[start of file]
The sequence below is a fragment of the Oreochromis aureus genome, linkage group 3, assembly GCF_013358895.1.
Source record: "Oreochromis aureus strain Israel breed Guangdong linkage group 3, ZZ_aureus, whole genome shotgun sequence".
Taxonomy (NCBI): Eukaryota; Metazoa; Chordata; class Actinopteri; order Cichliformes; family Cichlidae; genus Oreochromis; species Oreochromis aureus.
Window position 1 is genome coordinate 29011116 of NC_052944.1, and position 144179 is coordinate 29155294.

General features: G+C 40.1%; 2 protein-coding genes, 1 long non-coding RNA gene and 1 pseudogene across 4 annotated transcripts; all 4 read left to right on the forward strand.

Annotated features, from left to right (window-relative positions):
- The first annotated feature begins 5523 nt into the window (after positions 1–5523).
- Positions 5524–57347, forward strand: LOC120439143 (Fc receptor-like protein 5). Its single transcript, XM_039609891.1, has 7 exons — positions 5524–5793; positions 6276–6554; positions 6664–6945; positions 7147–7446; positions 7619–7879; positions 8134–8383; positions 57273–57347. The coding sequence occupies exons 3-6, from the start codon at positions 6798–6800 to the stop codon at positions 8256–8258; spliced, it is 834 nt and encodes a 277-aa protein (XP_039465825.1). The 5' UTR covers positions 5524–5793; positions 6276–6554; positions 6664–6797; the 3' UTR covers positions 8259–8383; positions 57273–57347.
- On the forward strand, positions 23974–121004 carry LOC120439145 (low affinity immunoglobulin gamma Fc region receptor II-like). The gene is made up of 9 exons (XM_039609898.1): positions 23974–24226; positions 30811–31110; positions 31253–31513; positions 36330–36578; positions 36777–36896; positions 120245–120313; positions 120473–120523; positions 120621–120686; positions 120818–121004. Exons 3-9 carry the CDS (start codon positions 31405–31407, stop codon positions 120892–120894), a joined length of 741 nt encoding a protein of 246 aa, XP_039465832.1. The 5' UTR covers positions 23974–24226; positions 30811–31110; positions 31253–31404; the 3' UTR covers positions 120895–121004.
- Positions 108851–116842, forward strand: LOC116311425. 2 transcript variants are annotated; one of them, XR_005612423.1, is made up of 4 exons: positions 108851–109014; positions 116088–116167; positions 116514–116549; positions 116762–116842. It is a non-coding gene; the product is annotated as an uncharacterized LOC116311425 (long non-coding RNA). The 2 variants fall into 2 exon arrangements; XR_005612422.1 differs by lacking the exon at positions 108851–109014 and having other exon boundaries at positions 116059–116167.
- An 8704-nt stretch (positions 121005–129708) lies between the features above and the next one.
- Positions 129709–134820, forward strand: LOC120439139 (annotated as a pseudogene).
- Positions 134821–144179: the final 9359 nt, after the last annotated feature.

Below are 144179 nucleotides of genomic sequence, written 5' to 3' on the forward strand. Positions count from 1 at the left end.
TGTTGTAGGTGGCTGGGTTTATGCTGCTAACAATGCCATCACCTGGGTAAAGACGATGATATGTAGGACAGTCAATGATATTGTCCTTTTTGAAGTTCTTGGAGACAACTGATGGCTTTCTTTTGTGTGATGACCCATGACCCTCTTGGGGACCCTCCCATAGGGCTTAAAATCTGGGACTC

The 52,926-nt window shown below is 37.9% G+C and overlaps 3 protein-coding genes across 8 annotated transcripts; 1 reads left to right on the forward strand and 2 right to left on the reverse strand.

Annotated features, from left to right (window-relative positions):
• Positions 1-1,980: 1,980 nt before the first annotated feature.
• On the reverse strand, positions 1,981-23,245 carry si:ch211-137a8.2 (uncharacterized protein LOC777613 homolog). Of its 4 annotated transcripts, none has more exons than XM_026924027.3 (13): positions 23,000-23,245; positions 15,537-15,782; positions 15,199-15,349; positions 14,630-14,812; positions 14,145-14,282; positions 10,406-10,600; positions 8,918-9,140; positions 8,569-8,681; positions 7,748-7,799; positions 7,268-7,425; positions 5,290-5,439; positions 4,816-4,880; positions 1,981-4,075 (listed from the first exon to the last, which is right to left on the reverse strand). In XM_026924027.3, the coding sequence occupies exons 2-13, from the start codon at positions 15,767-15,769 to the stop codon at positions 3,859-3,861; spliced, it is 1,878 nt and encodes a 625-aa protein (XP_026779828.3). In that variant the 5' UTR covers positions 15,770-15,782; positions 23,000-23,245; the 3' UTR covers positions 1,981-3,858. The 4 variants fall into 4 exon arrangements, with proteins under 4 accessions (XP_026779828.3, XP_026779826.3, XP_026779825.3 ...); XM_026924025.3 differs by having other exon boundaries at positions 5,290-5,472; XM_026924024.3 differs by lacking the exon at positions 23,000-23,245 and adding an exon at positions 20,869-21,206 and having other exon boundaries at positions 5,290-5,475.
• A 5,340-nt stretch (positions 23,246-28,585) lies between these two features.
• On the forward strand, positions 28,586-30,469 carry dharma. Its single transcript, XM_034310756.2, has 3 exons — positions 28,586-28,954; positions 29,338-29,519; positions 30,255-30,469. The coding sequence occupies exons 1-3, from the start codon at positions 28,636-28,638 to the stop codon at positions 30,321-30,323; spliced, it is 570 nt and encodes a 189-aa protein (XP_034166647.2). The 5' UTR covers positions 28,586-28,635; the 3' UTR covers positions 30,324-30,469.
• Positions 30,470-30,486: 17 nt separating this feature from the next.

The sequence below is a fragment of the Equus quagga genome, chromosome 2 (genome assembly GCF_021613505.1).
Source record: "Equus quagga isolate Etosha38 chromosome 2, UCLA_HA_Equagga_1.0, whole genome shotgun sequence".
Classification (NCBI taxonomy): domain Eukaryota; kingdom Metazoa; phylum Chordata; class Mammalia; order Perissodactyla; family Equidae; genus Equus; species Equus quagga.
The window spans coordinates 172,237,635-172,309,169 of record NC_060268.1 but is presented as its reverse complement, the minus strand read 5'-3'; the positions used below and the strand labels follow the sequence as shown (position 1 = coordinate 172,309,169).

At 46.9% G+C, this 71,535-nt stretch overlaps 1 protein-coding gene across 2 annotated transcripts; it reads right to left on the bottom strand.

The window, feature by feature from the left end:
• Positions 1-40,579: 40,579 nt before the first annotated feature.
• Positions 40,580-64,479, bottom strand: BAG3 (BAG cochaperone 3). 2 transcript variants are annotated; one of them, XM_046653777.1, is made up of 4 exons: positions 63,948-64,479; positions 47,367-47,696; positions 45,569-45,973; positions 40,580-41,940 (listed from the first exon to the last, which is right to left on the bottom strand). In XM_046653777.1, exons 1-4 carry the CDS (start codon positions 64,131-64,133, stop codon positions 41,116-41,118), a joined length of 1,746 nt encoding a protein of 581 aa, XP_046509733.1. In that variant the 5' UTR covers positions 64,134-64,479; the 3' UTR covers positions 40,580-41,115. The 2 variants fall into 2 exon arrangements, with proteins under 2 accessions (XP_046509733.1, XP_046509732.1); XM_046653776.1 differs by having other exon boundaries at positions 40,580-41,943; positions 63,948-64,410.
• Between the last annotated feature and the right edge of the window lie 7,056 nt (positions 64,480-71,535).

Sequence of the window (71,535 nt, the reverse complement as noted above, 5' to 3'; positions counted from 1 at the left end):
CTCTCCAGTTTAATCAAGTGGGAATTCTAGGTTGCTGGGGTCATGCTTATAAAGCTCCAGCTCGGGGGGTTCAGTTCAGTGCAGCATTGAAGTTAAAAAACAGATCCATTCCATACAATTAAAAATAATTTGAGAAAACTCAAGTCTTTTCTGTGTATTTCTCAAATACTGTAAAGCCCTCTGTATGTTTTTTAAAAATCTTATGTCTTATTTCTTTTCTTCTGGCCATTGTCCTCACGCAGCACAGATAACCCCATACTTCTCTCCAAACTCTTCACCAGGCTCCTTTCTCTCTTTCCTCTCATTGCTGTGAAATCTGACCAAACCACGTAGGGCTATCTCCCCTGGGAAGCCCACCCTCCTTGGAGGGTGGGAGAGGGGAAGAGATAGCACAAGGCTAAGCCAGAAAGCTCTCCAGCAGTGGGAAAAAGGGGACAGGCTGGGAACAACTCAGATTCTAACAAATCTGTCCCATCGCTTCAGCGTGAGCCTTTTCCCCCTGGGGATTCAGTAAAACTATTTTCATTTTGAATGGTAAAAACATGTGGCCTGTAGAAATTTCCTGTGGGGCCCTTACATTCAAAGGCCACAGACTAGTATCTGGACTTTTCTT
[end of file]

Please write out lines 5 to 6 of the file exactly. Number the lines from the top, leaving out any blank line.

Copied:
General features: G+C 40.1%; 2 protein-coding genes, 1 long non-coding RNA gene and 1 pseudogene across 4 annotated transcripts; all 4 read left to right on the forward strand.

Annotated features, from left to right (window-relative positions):